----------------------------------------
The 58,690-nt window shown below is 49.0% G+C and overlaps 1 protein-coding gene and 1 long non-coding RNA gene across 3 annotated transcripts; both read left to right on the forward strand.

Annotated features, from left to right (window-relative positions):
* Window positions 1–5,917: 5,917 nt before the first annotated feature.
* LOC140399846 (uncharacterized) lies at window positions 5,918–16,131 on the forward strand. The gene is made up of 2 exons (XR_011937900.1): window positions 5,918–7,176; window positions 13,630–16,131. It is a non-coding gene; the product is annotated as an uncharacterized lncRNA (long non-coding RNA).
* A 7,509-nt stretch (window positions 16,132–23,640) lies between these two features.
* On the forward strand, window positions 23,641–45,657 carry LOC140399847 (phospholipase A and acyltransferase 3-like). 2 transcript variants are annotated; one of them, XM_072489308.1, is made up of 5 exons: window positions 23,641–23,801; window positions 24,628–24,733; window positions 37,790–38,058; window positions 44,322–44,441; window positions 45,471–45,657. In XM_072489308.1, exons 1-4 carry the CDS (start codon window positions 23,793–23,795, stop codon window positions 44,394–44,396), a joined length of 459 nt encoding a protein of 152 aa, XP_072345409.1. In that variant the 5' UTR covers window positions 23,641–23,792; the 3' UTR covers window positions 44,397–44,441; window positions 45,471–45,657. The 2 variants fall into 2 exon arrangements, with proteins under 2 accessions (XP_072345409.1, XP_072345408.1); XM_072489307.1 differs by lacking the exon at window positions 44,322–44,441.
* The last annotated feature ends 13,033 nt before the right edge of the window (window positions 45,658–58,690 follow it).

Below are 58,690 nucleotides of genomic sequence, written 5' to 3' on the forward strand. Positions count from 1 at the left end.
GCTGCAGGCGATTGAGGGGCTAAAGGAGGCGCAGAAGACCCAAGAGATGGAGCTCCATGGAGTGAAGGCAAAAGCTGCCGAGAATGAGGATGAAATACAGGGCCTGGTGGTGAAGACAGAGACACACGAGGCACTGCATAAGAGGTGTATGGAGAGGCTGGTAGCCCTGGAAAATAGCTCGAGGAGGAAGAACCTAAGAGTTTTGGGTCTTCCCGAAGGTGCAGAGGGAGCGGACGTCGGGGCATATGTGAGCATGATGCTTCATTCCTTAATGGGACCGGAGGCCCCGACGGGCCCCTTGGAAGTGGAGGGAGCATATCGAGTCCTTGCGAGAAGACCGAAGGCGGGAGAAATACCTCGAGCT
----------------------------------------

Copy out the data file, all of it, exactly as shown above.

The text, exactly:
The 58,690-nt window shown below is 49.0% G+C and overlaps 1 protein-coding gene and 1 long non-coding RNA gene across 3 annotated transcripts; both read left to right on the forward strand.

Annotated features, from left to right (window-relative positions):
* Window positions 1–5,917: 5,917 nt before the first annotated feature.
* LOC140399846 (uncharacterized) lies at window positions 5,918–16,131 on the forward strand. The gene is made up of 2 exons (XR_011937900.1): window positions 5,918–7,176; window positions 13,630–16,131. It is a non-coding gene; the product is annotated as an uncharacterized lncRNA (long non-coding RNA).
* A 7,509-nt stretch (window positions 16,132–23,640) lies between these two features.
* On the forward strand, window positions 23,641–45,657 carry LOC140399847 (phospholipase A and acyltransferase 3-like). 2 transcript variants are annotated; one of them, XM_072489308.1, is made up of 5 exons: window positions 23,641–23,801; window positions 24,628–24,733; window positions 37,790–38,058; window positions 44,322–44,441; window positions 45,471–45,657. In XM_072489308.1, exons 1-4 carry the CDS (start codon window positions 23,793–23,795, stop codon window positions 44,394–44,396), a joined length of 459 nt encoding a protein of 152 aa, XP_072345409.1. In that variant the 5' UTR covers window positions 23,641–23,792; the 3' UTR covers window positions 44,397–44,441; window positions 45,471–45,657. The 2 variants fall into 2 exon arrangements, with proteins under 2 accessions (XP_072345409.1, XP_072345408.1); XM_072489307.1 differs by lacking the exon at window positions 44,322–44,441.
* The last annotated feature ends 13,033 nt before the right edge of the window (window positions 45,658–58,690 follow it).

Below are 58,690 nucleotides of genomic sequence, written 5' to 3' on the forward strand. Positions count from 1 at the left end.
GCTGCAGGCGATTGAGGGGCTAAAGGAGGCGCAGAAGACCCAAGAGATGGAGCTCCATGGAGTGAAGGCAAAAGCTGCCGAGAATGAGGATGAAATACAGGGCCTGGTGGTGAAGACAGAGACACACGAGGCACTGCATAAGAGGTGTATGGAGAGGCTGGTAGCCCTGGAAAATAGCTCGAGGAGGAAGAACCTAAGAGTTTTGGGTCTTCCCGAAGGTGCAGAGGGAGCGGACGTCGGGGCATATGTGAGCATGATGCTTCATTCCTTAATGGGACCGGAGGCCCCGACGGGCCCCTTGGAAGTGGAGGGAGCATATCGAGTCCTTGCGAGAAGACCGAAGGCGGGAGAAATACCTCGAGCT